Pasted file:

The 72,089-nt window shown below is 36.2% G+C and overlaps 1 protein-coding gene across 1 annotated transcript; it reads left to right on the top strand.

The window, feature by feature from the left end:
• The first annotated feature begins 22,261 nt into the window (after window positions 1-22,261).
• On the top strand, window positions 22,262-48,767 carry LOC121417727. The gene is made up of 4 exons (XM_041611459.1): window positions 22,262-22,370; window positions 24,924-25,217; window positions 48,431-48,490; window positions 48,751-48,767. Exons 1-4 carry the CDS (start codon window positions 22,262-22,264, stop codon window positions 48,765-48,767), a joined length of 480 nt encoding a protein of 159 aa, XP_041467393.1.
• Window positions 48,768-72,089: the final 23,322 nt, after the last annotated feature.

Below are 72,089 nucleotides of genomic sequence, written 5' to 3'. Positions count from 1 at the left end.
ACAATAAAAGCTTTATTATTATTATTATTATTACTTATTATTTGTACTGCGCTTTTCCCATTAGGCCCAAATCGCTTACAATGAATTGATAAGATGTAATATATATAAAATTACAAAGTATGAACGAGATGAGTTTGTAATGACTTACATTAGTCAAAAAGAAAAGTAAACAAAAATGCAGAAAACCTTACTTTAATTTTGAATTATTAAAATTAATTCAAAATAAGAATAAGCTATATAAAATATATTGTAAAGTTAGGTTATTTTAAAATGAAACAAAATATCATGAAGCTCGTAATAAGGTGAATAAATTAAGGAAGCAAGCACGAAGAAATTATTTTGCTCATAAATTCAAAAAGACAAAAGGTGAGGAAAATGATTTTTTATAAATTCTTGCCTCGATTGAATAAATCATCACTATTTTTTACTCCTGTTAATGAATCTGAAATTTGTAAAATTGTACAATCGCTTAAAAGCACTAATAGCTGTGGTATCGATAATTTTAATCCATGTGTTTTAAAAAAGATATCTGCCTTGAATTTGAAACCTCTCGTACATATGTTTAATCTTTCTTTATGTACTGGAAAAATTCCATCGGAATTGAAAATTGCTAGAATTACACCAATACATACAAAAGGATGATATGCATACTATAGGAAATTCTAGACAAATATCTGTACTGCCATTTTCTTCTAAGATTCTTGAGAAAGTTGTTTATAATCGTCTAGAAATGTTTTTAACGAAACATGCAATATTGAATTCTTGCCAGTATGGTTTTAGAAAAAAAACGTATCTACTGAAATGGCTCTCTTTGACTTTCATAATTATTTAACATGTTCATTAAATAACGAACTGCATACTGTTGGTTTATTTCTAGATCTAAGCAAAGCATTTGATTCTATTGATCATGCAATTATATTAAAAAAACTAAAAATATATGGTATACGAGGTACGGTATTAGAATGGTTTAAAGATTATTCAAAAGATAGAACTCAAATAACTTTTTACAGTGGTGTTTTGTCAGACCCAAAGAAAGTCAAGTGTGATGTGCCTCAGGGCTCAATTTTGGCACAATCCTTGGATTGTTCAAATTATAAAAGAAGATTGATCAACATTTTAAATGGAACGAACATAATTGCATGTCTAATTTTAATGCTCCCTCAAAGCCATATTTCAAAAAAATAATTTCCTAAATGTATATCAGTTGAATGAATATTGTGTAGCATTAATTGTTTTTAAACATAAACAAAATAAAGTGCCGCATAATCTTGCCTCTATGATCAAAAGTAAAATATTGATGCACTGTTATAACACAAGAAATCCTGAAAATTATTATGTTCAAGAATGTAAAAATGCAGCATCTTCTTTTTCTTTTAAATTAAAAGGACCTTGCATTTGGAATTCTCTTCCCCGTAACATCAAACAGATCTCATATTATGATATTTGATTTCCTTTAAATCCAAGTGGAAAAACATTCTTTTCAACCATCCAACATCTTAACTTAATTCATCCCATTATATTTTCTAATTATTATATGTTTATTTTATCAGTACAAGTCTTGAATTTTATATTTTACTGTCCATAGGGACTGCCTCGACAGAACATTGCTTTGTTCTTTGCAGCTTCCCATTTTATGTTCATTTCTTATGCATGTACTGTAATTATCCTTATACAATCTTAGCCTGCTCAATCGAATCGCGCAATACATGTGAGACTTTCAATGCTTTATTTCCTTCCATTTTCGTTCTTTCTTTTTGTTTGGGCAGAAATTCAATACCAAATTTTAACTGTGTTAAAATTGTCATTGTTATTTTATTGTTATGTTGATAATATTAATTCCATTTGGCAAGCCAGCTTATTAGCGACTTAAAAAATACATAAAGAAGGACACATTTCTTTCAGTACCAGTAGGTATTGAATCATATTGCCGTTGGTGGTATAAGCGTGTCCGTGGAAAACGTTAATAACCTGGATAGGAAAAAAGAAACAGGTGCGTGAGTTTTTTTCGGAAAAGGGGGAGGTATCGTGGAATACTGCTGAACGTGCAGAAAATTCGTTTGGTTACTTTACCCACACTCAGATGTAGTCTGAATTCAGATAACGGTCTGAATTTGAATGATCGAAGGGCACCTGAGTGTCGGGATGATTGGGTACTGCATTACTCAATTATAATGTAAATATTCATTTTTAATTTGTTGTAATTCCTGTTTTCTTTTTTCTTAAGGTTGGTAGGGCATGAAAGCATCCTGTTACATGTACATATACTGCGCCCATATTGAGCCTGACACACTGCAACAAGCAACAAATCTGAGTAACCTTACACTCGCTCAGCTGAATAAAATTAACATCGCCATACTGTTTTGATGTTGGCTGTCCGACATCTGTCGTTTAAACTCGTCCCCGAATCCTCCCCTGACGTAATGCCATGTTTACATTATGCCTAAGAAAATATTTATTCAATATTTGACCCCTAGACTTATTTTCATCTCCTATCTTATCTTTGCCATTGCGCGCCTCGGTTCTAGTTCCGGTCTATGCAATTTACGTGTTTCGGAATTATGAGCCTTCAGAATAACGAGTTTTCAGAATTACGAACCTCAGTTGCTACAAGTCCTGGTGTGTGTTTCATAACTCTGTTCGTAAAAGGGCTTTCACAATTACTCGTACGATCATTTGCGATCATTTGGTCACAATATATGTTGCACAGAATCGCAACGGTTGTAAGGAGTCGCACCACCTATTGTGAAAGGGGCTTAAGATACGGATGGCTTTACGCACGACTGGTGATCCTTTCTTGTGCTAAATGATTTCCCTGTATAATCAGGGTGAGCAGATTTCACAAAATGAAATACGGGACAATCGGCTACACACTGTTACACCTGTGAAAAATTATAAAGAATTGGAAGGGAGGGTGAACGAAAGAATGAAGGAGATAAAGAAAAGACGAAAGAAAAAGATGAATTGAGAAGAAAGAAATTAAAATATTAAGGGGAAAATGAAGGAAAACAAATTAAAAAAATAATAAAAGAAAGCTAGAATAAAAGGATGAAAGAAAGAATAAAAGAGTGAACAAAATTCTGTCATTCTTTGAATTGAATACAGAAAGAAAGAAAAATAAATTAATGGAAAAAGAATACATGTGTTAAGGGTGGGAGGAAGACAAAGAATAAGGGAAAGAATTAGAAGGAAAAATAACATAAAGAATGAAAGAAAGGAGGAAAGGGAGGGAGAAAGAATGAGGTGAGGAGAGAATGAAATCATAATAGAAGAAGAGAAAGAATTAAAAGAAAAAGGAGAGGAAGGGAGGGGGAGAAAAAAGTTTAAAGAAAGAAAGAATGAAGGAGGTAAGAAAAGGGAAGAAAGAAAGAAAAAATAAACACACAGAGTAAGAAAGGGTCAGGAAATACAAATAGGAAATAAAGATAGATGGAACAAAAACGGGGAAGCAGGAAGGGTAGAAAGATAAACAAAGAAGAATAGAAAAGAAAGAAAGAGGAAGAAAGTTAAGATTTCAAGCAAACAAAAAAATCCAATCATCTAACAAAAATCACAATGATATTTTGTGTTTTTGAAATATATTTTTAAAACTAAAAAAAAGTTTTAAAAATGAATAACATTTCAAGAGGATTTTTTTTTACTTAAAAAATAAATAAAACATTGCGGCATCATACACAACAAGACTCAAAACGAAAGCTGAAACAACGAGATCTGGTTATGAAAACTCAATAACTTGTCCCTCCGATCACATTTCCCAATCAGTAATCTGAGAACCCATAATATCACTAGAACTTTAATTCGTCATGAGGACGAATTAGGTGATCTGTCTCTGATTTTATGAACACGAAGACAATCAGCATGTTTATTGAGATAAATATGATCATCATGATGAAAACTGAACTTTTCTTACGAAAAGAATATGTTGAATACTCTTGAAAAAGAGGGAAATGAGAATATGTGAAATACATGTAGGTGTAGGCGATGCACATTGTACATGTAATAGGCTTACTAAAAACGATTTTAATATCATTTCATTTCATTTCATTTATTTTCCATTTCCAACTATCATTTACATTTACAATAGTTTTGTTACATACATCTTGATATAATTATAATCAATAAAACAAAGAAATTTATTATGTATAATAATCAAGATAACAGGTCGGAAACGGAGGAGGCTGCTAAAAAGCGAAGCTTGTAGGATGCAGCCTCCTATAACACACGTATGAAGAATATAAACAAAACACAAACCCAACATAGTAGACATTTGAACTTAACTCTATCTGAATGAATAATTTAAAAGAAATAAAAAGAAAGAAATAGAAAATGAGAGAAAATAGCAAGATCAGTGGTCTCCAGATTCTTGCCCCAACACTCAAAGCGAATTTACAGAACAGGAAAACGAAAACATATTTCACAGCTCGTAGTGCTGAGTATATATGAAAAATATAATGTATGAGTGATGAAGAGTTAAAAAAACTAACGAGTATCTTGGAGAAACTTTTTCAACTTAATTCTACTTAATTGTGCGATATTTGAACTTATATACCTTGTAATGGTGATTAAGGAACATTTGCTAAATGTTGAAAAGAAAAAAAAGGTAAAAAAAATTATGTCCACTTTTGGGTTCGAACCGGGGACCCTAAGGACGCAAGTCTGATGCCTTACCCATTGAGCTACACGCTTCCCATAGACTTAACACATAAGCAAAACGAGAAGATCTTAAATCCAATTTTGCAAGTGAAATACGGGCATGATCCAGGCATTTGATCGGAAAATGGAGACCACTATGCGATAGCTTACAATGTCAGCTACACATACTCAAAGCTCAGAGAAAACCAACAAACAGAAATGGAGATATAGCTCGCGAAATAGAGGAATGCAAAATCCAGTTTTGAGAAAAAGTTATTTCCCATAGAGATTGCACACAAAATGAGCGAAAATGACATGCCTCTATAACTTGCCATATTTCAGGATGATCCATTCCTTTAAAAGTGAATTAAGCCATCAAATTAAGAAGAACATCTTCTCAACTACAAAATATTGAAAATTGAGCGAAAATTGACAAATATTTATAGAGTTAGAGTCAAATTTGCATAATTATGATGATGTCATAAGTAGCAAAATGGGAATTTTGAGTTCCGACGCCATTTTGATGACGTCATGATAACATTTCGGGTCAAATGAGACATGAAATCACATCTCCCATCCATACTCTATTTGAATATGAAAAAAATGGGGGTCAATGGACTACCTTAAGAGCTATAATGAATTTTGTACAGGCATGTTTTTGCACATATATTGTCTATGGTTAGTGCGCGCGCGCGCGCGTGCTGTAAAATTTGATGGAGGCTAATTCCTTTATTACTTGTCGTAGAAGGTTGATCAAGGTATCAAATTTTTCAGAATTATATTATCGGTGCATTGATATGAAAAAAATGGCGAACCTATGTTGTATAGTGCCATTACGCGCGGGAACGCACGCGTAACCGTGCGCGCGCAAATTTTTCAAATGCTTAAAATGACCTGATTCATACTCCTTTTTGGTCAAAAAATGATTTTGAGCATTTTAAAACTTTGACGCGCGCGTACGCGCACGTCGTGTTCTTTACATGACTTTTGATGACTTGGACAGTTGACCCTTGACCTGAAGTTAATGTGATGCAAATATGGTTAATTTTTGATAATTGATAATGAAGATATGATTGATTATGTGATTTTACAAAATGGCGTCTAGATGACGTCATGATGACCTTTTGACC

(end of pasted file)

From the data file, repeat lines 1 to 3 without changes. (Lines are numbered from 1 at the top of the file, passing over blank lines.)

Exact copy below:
The 72,089-nt window shown below is 36.2% G+C and overlaps 1 protein-coding gene across 1 annotated transcript; it reads left to right on the top strand.

The window, feature by feature from the left end:
• The first annotated feature begins 22,261 nt into the window (after window positions 1-22,261).